Vintage verses modern - am I wrong about this?

tombob

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I think the consistency of new guitars is a lot better than vintage guitars. I’ve played some vintage guitars that were great, I like lower output pickups and weaker magnets so they tend to fit my preferences anyway but I’ve also played some not so great vintage guitars. There was a lot more hand work involved before computer guided routers and sometimes things are just off on one. I played a 60’s Gretsch that had intonation problems with the frets and it was a full collector priced instrument but I absolutely wouldn’t use it for a player. Well played guitars do feel good though but I know someone who has played a 57’ reissue Strat since he bought it new in the 90’s and has played it a lot and it doesn’t feel or sound different from some of the real late 50’s Strats I’ve played over the years and nothing feels like one you’ve played yourself until it’s rounded off and slick. Really collectors have driven prices on vintage guitars to the point where they’re not practical for players instruments anyway, I worry enough about taking a $2500 guitar to a bar gig and couldn’t bring myself to take something worth $40k-50k to one.

I think of a vintage Fender as a preCBS and tend to forget, maybe a little on purpose, that now people are buying mid 70’s Fenders at vintage prices. When I first started looking at good quality guitars in the early to mid 80’s those later 70’s Fenders were common used/pawnshop guitars and most were too heavy with microphonic pickups and neck pockets that weren’t even close to as well fit as most $99 Strat copies now. If you like them that’s your preference but I’d rather have a new MIM model personally than a lot of 75’ to 80’ era Fenders I’ve played.
 
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Blackshadowrider

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Can I say most players would love to have a vintage guitar if they could taking cost and availability out of the equation. If you owned one would you travel to bar (or other gigs) with it? It is already beaten up some another nick is not the concern but exposure and weathering may be. Then there is always the protentional for theft. Things you need to deal with are fret replacements and maybe even a maxed out truss rod at some point.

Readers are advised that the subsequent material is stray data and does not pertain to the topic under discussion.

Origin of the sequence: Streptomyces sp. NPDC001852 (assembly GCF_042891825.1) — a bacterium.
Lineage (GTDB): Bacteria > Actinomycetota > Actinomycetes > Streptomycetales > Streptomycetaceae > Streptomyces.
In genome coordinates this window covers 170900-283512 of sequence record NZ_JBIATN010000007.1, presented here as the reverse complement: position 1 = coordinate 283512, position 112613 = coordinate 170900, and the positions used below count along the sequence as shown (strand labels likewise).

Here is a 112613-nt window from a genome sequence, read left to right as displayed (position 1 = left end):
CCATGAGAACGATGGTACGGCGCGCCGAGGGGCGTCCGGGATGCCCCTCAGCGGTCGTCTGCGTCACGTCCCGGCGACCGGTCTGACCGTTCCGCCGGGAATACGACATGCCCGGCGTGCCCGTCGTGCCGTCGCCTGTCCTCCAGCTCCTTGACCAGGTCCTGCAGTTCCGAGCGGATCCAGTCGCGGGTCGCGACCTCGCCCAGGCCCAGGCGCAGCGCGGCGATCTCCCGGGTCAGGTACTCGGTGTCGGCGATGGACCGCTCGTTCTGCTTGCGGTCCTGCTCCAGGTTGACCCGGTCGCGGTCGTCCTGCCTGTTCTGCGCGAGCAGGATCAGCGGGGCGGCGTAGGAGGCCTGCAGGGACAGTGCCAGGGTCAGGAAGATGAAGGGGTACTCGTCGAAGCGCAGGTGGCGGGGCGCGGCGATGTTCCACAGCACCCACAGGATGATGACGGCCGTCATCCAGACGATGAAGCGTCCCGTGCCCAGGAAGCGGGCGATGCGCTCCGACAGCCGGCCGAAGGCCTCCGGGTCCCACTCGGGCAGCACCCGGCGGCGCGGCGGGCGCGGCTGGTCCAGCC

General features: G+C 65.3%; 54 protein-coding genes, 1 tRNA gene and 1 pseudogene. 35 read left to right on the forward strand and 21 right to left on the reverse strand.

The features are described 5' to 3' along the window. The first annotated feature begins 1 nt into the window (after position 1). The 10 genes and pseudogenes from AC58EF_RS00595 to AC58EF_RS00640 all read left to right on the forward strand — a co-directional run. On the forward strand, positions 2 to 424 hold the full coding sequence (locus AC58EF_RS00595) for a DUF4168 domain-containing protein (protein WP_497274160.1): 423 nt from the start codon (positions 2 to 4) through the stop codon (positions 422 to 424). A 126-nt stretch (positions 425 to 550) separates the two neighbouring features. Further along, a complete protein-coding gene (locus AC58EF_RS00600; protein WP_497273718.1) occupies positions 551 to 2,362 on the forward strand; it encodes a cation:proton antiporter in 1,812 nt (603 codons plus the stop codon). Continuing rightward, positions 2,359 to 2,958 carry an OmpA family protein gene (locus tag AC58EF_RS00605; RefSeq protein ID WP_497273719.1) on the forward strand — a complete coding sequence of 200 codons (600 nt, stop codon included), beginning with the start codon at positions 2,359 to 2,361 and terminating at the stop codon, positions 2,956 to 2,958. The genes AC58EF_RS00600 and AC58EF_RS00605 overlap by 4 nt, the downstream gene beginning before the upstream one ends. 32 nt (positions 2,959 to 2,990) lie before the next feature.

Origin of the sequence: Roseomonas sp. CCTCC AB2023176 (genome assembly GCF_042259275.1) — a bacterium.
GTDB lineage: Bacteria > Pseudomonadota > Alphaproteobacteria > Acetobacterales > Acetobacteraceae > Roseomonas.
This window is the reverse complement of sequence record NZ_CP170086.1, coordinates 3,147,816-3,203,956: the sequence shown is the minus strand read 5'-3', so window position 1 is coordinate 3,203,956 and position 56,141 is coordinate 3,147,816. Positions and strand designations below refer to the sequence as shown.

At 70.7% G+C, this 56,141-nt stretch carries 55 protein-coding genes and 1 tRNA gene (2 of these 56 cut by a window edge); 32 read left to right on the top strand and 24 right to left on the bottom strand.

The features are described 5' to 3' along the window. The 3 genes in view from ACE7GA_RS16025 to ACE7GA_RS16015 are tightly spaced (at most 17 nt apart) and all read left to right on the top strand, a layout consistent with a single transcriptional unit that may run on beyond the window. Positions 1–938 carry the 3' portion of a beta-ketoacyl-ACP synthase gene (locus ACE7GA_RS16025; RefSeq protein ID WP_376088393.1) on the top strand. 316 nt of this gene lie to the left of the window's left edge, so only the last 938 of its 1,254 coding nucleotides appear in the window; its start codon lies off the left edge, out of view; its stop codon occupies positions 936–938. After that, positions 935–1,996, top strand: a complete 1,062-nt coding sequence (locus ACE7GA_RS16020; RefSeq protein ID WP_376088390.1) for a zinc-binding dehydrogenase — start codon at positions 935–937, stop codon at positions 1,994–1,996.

I am truly happy with vintage reissue models whether regular or custom shop. I almost never-ever buy new guitar anymore as there is so much on the used market these days. Recent used purchase was a Fender CSRI 70th Anniversary Broadcaster for half of what a new instore model would have cost. Love it, and very different from my AVRI 52 Tele which I also love. I do have a 78 Tele I have owned for decades, it does not have the original pickups any more (hated them) but now has Fender CS Twisted Tele's in it which are amazing. The guitar unfortunately is not swamp ash but a more northern heavy ash so it is very heavy, bought this one used before the AVRI models came out, so a long time ago. I an now seeing 70's guitars going up in price but never thought they were very good, kind of the lost decade for Fender and Gibson.
 

Schlumpfmeister

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survival of the fittest

I agree. There was much variation among these old guitars when they were new, but the good ones survived. I have used modern guitars for ages (25 years) but have switched to a few vintage guitars rather recently with the following findings:
- I like my vintage guitars a lot sound-wise
- All are top serviced including re-frets, but playability of modern guitars is on par or better
- There is clear evidence of the impact of aging on pickups - I have mid 60s Strat, Tele, 330, 335, ALL of them sound more airy (and most a bit less meaty, but not the Strat, which is a monster!) than their modern counterparts

I have little concern modding a modern instrument to my liking. Adding a 5-way switch to my vintage Strat felt very uneasy, flipping PUs would be a nogo given the historic value. So I have to accept them as they are, quite a new experience for me, but it works. That came as a surprise, I hadn't thought that through.

Does anyone need these vintage instruments? No, the new ones are great too. Everyone to their liking.

Keep in mind that BFGs Pearly Gates was 12 years old when he recorded ZZ Top 1st Album. This would translate into a 2009 Gibson now. I just sold a 2008 Les Paul, it felt almost new.
 

Yuro

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Wow...Sorry guys. I've got two vintage electrics and have no regrets buying them. Cherry '61 ES335 with a thin taper neck that's on the large side of that style...they were hand made back then and not all the same. This one works for me and I have meat-hook hands. '57 ex-Allmans gold-top LP. What can I say? It's quite something...again, made by hand and you can tell, for sure.

Do they sound better than new guitars? Well, they do a certain thing better than new ones...because the wood is completely aged and the nitro has completely hardened and is very resonant. So...they're different. Are they better? Well they sure look better to my eyes. When I open the case to the gold top, it just takes my breath away every time. Stunning.

Both have original electronics and real PAF pickups. PAFs are not all the same. These are not either, but they're good ones. I love playing both of these guitars.